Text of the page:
Last but not least, just enjoy the flight. Enjoy the whole trip! If you're enjoying it, your infant would also enjoy it. If you're nervous, he most likely would also be. They will let you to board early. I mean, it's not like the plane will leave you if you're the last person to board, but sometimes it's just nice! Don't forget to buckle up, and buckle your baby up. You'll get a special infant seat belt which normally is handed to you before take off. You'll have to buckle this belt onto your own seat belt and then wrap it around your child. Your child can be facing front or facing your chest. To day I still have my daughter facing me because she's nursing during taking off and landing, which helps her a lot taking the pressures off her ears. If your baby doesn't nurse, you can also give her bottle or lollipop if he's old enough.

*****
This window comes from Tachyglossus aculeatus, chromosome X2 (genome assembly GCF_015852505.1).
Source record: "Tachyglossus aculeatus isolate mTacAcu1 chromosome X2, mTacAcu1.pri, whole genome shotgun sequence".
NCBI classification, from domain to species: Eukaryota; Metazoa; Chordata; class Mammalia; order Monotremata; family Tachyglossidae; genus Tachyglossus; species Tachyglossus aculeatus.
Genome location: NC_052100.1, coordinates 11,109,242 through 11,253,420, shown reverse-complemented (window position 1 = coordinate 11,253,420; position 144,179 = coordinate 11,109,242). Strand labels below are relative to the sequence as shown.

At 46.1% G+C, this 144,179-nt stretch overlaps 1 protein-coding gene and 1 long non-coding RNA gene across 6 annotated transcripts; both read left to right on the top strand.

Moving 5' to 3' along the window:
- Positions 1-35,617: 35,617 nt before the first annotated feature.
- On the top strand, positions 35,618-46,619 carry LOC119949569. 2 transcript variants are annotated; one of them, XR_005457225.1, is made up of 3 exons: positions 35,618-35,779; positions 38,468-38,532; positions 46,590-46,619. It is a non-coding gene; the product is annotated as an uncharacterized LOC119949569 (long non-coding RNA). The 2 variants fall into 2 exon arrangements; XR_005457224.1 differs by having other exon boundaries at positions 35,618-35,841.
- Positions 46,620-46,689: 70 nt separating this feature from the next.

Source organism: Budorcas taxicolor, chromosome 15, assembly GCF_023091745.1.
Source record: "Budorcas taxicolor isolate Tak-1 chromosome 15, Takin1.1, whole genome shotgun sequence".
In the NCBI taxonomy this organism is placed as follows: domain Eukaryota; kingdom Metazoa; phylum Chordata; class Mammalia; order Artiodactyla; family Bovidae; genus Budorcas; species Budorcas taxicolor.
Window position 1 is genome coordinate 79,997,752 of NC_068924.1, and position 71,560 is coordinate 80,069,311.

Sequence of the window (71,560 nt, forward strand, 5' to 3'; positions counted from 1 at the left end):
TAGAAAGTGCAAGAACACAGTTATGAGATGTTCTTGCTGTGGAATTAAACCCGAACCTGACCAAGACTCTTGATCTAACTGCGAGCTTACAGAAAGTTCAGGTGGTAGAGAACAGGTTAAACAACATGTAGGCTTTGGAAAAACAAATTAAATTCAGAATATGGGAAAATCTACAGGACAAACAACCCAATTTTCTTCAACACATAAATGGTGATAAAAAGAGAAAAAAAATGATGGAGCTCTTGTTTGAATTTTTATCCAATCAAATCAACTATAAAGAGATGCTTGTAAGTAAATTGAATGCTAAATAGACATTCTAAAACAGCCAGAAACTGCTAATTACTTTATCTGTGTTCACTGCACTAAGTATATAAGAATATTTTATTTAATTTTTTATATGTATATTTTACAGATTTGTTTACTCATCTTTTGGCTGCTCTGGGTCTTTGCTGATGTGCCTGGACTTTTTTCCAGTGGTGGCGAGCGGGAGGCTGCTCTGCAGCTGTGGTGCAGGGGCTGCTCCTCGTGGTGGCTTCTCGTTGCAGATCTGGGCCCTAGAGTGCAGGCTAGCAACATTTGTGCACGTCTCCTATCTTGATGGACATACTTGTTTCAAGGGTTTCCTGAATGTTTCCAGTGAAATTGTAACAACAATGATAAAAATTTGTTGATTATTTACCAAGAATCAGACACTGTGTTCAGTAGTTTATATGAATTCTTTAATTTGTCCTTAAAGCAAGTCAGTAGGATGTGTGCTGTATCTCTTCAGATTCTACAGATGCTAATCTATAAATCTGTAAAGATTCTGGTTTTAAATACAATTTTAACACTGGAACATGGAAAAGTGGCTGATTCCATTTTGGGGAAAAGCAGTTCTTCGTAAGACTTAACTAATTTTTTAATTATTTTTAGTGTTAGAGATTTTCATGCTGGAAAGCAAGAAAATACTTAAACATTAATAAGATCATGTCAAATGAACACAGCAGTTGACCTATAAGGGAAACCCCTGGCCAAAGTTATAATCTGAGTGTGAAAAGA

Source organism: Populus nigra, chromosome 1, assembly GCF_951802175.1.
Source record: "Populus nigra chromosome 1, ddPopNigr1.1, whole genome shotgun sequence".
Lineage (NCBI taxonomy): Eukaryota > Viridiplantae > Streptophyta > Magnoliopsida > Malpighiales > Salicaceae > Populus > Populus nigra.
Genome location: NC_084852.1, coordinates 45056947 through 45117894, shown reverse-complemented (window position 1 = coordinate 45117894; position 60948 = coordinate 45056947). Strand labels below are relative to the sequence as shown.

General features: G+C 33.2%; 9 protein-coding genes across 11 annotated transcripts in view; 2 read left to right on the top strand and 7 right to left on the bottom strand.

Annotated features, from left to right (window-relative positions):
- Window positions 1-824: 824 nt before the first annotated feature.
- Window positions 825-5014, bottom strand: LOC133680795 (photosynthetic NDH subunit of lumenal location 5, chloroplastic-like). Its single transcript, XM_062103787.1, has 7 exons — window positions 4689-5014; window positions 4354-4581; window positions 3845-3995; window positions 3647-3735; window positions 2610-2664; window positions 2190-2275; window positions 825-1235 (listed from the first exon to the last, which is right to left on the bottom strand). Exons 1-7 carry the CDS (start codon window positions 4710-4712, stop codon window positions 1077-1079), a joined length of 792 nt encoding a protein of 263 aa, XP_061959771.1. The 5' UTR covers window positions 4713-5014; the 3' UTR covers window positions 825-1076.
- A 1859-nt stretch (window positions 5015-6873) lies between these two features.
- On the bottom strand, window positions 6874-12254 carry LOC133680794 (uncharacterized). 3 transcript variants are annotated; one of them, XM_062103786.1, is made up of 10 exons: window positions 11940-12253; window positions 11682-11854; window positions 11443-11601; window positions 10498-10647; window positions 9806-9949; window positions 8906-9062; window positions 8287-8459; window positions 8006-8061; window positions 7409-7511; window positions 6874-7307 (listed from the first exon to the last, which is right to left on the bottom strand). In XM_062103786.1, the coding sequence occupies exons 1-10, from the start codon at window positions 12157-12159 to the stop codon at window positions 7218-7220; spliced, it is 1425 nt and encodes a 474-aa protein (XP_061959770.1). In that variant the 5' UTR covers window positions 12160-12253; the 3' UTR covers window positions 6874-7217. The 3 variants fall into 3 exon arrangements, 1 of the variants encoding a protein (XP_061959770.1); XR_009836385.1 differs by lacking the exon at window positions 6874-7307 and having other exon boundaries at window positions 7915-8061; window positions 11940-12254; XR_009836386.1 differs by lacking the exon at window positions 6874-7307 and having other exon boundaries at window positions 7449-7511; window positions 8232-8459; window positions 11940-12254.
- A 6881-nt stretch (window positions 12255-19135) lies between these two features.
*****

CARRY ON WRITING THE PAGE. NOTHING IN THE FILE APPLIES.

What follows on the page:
Bon voyage!